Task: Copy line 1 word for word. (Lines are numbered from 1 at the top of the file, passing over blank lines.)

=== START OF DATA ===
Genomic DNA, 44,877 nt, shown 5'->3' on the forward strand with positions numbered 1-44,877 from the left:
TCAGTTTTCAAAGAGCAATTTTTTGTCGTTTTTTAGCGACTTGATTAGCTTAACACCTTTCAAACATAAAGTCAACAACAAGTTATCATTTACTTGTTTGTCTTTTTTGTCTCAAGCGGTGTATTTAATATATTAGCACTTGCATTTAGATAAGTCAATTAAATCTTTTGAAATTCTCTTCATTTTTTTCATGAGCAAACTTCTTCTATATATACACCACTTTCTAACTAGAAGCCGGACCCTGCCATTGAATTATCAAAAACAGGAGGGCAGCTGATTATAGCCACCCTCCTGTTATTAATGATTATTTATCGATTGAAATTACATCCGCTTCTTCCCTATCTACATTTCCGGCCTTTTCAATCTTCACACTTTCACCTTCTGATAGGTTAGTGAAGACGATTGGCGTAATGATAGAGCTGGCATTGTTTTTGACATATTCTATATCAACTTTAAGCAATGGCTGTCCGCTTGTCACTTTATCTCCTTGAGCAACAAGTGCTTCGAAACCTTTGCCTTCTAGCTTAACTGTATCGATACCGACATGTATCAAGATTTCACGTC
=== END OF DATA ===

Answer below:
Genomic DNA, 44,877 nt, shown 5'->3' on the forward strand with positions numbered 1-44,877 from the left: